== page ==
Dale served for the match at 6-5 in the second set, but never got closer than deuce, with Woldeab hitting a forehand winner and Dale missing a forehand wide to send the set to a tiebreaker. Several points in the tiebreaker had the fans scattered around court 5 gasping then applauding, and although he lost one such lengthy point to go down 4-2, Dale said "great playing" to Woldeab as they changed ends. Woldeab went on to claim the next two points as well, claiming the set on his second set point, with Dale netting a forehand.

Woldeab called for a trainer at the end of the set, receiving treatment on his back, but he quickly took a 5-2 lead.  Serving for the match, Woldeab began to show signs that his back was inhibiting his serve and his movement, and Dale pummeled a second serve to earn a break point, which he converted.

Woldeab had a match point in the next game at 30-40, but Dale saved it with a soft drop volley that Woldeab couldn't reach and went on to hold.

Serving for the match for a second time at 5-4, Woldeab made four unforced errors to lose the game, and his recovery seemed doubtful. Dale held easily to take a 6-5 lead, and Woldeab's prospects looked bleak, but he played an excellent game to hold and force a tiebreaker.

Woldeab continued to play well, and Dale matched his level, taking a 5-3 lead in the tiebreaker when Woldeab missed a drop shot badly.  But Woldeab followed with a backhand winner, and when Dale missed a passing shot, it was 5-all.  A Woldeab double fault, a rare occurrence throughout the match, gave Dale a match point, but he missed a forehand volley after a lengthy rally.  After a great lob, Woldeab had his second match point at 7-6, but Dale saved it with a backhand volley winner.  Woldeab hit a backhand that forced an error on the next point to give himself a third match point, and this time he converted when Dale's shot found the net, giving Woldeab the championship.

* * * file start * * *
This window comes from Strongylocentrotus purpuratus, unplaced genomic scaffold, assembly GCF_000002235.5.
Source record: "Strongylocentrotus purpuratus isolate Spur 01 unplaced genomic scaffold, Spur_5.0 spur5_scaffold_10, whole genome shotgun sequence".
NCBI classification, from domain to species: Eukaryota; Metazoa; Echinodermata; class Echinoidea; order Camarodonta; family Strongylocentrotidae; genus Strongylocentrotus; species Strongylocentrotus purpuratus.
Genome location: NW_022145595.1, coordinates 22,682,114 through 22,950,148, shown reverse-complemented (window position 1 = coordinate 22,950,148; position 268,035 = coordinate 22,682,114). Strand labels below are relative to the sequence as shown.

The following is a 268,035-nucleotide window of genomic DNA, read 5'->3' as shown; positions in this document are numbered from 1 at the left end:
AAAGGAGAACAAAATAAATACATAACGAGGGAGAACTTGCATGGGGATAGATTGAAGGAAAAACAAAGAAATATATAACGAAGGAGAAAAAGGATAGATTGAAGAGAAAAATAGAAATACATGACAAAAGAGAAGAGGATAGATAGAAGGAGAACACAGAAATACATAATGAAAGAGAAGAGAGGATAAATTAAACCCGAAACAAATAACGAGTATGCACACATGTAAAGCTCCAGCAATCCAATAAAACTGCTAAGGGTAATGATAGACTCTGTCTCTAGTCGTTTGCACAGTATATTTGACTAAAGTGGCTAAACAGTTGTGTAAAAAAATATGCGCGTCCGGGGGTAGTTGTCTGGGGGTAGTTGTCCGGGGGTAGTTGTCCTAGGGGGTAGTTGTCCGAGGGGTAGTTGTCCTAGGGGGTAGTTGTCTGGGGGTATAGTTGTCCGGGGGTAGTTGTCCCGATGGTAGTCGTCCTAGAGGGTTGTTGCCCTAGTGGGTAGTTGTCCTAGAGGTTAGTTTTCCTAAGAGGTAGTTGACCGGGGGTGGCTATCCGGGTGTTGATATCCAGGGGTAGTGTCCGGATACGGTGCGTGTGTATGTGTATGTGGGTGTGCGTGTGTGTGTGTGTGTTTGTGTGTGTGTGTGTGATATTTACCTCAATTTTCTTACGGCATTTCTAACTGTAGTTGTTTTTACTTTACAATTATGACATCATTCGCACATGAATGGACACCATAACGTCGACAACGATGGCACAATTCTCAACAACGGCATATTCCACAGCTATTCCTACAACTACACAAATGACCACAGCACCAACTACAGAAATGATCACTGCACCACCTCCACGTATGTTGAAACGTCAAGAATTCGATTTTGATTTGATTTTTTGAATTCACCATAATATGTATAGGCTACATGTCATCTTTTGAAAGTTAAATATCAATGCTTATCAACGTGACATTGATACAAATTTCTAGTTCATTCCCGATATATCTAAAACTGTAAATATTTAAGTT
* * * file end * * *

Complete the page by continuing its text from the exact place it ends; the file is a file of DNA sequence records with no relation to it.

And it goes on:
Woldeab said he had been having trouble with his back throughout the week.

"My back was giving me problems all week," said the high school sophomore from the San Diego area. "Today in the second set breaker, I think I pulled it a little bit and in the third set I was a bit sluggish. It was a really close one, but I happened to just pull it through."

Dale said he did what he could to take advantage after Woldeab had called for the trainer.

"When the trainer was called, I definitely saw," said the 15-year-old from Virginia. "I was maybe looking to step in a little bit, but he came out playing a different brand of tennis and I had to adapt to that. He was struggling on his serve and put a lot of spin on it, dropped it a little bit short, which made it hard for me to attack, which I had done really well in the first set."

Woldeab could have been worn down by another long three-setter, this one three hours in length, but he had beaten both No. 10 seed Leighton Allen and No. 5 seed Faris Khan in the quarterfinals and semifinals from a set down, so he had a history of success under those circumstances.

"The match is not won in the first set, it's the entirety of the match," said Woldeab, who does not play ITF tournaments, sticking to Southern California sectional and USTA events. "Just because you lose the first set, there's no need to panic. It means to just keep pushing and fighting harder."